The double skin preparation was more effective than the single one against CoNS, both on positive bacterial culture rate and bacterial load, in eliminating potential pathogenic bacteria from the surgical field. These data support our previous findings, where the double skin preparation was a significant protective factor against acute infection after PHF surgery [15]. The rationale behind the positive effect of the double skin preparation could be the combination of the mechanical effect of the scrub with the soap solution, with the chemical effect of the chlorhexidine (4%), povidone iodine (1%) and alcohol (50%). All these preoperative solutions have proven to be effective against bacteria with different mechanism [16].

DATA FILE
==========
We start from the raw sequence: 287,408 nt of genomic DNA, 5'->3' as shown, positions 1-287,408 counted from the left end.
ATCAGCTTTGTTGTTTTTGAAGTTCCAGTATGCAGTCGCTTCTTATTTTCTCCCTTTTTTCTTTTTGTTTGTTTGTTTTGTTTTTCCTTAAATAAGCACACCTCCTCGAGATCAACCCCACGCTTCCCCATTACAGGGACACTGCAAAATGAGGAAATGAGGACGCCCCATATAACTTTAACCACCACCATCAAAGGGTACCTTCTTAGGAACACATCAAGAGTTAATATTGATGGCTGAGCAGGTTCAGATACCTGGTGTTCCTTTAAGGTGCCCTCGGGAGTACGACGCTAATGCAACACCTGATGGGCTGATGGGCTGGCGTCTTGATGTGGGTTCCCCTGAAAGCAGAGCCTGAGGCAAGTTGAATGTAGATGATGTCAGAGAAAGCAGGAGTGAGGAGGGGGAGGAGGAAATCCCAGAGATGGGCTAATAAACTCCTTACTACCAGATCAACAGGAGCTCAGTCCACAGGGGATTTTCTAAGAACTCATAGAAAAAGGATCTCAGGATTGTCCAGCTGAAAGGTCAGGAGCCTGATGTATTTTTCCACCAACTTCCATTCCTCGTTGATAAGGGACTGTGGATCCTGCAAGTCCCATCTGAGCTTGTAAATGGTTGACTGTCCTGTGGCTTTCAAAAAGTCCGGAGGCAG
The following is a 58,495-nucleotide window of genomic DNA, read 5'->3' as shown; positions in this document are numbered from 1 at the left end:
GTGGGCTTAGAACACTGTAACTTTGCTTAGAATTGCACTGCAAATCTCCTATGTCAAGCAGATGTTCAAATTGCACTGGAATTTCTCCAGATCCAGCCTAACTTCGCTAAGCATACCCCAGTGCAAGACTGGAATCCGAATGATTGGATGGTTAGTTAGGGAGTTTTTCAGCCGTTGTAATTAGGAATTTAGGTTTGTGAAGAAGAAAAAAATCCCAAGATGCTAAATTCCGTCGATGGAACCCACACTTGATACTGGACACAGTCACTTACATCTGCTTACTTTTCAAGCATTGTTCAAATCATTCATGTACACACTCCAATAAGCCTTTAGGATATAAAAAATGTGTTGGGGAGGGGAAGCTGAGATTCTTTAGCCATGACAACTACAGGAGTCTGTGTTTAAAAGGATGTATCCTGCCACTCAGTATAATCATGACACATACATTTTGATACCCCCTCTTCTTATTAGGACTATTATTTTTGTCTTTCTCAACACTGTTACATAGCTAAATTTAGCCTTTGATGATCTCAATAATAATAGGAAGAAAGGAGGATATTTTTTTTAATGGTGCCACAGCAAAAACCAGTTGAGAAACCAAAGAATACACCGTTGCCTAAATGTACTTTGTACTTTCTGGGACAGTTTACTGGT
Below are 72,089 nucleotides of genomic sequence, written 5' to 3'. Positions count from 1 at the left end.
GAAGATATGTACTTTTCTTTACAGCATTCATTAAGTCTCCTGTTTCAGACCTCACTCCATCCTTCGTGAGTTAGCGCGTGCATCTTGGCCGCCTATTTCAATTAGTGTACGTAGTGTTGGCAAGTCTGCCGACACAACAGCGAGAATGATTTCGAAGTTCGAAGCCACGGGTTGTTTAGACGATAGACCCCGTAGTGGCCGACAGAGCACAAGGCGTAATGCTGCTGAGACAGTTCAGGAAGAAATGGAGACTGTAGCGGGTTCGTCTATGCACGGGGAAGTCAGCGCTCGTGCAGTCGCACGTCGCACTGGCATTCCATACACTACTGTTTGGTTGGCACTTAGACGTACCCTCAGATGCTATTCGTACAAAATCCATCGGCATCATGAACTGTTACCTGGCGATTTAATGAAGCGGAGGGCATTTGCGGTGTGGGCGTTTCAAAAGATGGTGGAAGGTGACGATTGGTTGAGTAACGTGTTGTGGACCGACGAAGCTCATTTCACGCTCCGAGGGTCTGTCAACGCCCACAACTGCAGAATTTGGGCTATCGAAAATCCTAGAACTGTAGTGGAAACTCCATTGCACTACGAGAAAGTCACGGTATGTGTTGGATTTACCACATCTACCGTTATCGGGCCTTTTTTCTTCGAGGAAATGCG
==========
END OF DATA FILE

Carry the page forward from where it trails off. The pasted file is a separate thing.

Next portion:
Saltzman et al. [12] found that ChloraPrep (2% chlorhexidine gluconate and 70% isopropyl alcohol) and DuraPrep (0.7% iodophor and 74% isopropyl alcohol) were more effective than povidone iodine scrub and paint (0.75% iodine scrub and 1.0% iodine paint) at eliminating CoNS from the shoulder. With ChloraPrep as the most effective solution, our outcomes seem to confirm these data. In fact, we found that the association among chlorhexidine gluconate, povidone iodine, and isopropyl alcohol was able to significantly reduce the bacterial load and the rate of cultures positive for CoNS; the effect was more prominent when compared to that obtained after the preparation with povidone iodine and alcohol only. These data suggest that the main effect of the double skin preparation could be either the mechanical effect of the scrubbing, the chlorhexidine gluconate bactericidal effect, or the combination of these two. The comparison between the scrub only and the painting technique has never been tested in shoulder skin preparation. In a prospective randomized trial on abdominal surgery, paint only was equivalent to scrub and paint in preoperative skin preparation [17]. However, in this study the main outcome was the wound infection rate and not the bacterial load or rate of positive cultures.